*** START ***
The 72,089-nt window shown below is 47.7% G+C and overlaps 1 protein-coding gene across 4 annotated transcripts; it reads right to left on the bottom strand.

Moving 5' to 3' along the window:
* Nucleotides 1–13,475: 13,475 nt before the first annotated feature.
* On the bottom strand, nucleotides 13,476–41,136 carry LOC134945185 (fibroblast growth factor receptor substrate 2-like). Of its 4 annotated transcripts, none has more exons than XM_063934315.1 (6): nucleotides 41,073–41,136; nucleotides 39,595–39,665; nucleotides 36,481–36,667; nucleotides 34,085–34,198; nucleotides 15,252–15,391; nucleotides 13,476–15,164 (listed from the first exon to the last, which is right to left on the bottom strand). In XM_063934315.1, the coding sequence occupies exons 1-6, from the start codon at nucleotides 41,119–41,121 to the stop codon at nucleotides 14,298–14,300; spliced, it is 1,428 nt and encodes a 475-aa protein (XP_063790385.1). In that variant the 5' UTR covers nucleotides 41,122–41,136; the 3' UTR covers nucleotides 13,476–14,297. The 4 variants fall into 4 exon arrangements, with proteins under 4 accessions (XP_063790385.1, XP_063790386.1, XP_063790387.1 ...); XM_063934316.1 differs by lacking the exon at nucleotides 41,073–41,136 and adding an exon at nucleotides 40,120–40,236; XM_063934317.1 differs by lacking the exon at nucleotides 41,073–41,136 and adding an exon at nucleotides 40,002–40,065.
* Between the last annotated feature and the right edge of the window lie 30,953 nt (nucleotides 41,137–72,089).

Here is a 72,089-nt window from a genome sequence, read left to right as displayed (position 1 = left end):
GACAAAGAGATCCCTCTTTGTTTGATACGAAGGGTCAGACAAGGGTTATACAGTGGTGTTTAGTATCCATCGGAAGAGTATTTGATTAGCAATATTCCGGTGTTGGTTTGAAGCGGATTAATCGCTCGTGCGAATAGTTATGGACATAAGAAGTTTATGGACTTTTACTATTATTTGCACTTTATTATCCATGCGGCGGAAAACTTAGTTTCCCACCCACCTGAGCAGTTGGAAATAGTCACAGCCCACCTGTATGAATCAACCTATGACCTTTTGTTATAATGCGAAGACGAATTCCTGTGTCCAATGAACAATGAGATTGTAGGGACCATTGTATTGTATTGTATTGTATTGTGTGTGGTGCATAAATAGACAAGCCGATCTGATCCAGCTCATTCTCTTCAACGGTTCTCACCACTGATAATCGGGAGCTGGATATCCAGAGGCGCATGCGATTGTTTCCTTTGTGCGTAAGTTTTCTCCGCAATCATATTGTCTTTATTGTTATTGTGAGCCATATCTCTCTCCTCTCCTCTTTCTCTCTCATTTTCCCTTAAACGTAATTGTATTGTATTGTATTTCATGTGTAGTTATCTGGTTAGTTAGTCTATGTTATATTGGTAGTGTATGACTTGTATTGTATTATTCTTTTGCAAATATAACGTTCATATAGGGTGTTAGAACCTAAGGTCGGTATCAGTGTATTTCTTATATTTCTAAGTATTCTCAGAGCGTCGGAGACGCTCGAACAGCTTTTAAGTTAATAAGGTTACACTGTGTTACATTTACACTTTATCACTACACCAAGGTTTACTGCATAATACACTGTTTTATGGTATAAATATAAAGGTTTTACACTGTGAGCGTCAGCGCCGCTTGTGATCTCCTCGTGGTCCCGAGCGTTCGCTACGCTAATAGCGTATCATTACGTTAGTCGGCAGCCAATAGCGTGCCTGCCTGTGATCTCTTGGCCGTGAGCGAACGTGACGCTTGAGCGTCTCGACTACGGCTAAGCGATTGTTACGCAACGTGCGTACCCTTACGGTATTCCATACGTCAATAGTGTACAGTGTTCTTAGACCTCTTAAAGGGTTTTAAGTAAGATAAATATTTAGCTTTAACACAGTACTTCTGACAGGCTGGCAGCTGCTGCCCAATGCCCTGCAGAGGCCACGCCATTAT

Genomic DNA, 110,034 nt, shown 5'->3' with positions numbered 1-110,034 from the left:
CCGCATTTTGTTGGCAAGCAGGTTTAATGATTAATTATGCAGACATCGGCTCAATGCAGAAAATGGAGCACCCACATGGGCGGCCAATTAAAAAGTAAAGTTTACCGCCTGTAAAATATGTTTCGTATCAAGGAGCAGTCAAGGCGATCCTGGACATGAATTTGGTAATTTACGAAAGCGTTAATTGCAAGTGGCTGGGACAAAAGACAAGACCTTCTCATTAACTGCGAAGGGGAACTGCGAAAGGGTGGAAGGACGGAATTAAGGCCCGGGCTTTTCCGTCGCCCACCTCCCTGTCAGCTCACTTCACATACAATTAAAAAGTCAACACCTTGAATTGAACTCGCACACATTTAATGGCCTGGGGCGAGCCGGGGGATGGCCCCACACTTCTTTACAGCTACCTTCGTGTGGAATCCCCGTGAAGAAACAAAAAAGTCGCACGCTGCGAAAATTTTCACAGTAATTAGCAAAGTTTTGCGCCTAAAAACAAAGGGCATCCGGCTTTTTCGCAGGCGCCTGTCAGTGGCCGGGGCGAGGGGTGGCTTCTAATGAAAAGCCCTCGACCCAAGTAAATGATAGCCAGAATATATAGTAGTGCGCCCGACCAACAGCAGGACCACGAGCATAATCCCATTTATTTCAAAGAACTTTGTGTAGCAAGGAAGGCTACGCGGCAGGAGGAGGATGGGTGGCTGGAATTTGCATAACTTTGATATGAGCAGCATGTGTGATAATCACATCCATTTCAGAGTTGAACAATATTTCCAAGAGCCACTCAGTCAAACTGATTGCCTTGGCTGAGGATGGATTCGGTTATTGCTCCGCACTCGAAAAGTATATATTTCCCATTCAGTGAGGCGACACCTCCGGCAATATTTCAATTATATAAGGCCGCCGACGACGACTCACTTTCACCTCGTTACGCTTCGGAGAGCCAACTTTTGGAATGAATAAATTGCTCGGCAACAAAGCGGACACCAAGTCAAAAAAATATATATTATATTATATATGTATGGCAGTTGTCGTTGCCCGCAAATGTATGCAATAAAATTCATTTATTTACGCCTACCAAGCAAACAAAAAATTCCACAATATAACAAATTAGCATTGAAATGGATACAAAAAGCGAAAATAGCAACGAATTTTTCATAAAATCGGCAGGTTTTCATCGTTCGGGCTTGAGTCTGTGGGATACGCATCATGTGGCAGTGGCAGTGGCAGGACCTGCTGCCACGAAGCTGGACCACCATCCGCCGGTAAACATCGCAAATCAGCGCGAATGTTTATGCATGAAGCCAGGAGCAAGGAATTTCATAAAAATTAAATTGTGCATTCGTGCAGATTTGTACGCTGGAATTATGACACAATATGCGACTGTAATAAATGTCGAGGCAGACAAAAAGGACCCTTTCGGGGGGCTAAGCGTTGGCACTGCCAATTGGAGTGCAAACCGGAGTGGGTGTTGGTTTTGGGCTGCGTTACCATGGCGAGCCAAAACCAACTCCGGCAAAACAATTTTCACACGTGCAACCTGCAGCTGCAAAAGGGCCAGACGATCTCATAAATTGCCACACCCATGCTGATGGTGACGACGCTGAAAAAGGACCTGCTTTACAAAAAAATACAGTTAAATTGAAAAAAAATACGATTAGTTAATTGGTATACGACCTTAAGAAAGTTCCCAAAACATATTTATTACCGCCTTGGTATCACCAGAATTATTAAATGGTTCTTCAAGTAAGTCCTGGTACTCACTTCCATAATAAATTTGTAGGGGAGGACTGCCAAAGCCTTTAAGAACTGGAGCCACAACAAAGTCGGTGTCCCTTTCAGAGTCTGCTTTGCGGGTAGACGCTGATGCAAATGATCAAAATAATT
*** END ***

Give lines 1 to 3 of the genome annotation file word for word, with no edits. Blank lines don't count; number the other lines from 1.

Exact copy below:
The 72,089-nt window shown below is 47.7% G+C and overlaps 1 protein-coding gene across 4 annotated transcripts; it reads right to left on the bottom strand.

Moving 5' to 3' along the window:
* Nucleotides 1–13,475: 13,475 nt before the first annotated feature.